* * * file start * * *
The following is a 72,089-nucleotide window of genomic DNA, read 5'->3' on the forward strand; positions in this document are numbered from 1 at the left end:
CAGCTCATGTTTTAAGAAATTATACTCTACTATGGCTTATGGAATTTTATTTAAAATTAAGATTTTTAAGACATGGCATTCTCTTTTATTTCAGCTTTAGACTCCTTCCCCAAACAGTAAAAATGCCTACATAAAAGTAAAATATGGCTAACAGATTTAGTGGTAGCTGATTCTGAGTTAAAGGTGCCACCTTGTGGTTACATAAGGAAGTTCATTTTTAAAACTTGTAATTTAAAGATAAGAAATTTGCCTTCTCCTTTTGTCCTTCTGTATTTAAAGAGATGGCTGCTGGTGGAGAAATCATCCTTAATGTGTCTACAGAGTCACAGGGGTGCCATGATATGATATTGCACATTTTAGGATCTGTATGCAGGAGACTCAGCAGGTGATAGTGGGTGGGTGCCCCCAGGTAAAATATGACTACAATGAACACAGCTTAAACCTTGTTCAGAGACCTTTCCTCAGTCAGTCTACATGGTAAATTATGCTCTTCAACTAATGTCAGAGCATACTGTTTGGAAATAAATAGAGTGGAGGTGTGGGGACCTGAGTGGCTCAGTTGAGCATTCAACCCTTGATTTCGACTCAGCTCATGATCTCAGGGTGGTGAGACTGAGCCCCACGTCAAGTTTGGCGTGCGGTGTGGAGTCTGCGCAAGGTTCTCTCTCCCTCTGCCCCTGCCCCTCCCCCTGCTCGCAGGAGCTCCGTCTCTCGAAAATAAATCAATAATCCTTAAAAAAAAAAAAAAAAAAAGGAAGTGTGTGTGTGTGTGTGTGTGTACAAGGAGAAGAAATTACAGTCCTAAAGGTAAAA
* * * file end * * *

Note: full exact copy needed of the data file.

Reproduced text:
The following is a 72,089-nucleotide window of genomic DNA, read 5'->3' on the forward strand; positions in this document are numbered from 1 at the left end:
CAGCTCATGTTTTAAGAAATTATACTCTACTATGGCTTATGGAATTTTATTTAAAATTAAGATTTTTAAGACATGGCATTCTCTTTTATTTCAGCTTTAGACTCCTTCCCCAAACAGTAAAAATGCCTACATAAAAGTAAAATATGGCTAACAGATTTAGTGGTAGCTGATTCTGAGTTAAAGGTGCCACCTTGTGGTTACATAAGGAAGTTCATTTTTAAAACTTGTAATTTAAAGATAAGAAATTTGCCTTCTCCTTTTGTCCTTCTGTATTTAAAGAGATGGCTGCTGGTGGAGAAATCATCCTTAATGTGTCTACAGAGTCACAGGGGTGCCATGATATGATATTGCACATTTTAGGATCTGTATGCAGGAGACTCAGCAGGTGATAGTGGGTGGGTGCCCCCAGGTAAAATATGACTACAATGAACACAGCTTAAACCTTGTTCAGAGACCTTTCCTCAGTCAGTCTACATGGTAAATTATGCTCTTCAACTAATGTCAGAGCATACTGTTTGGAAATAAATAGAGTGGAGGTGTGGGGACCTGAGTGGCTCAGTTGAGCATTCAACCCTTGATTTCGACTCAGCTCATGATCTCAGGGTGGTGAGACTGAGCCCCACGTCAAGTTTGGCGTGCGGTGTGGAGTCTGCGCAAGGTTCTCTCTCCCTCTGCCCCTGCCCCTCCCCCTGCTCGCAGGAGCTCCGTCTCTCGAAAATAAATCAATAATCCTTAAAAAAAAAAAAAAAAAAAGGAAGTGTGTGTGTGTGTGTGTGTGTACAAGGAGAAGAAATTACAGTCCTAAAGGTAAAA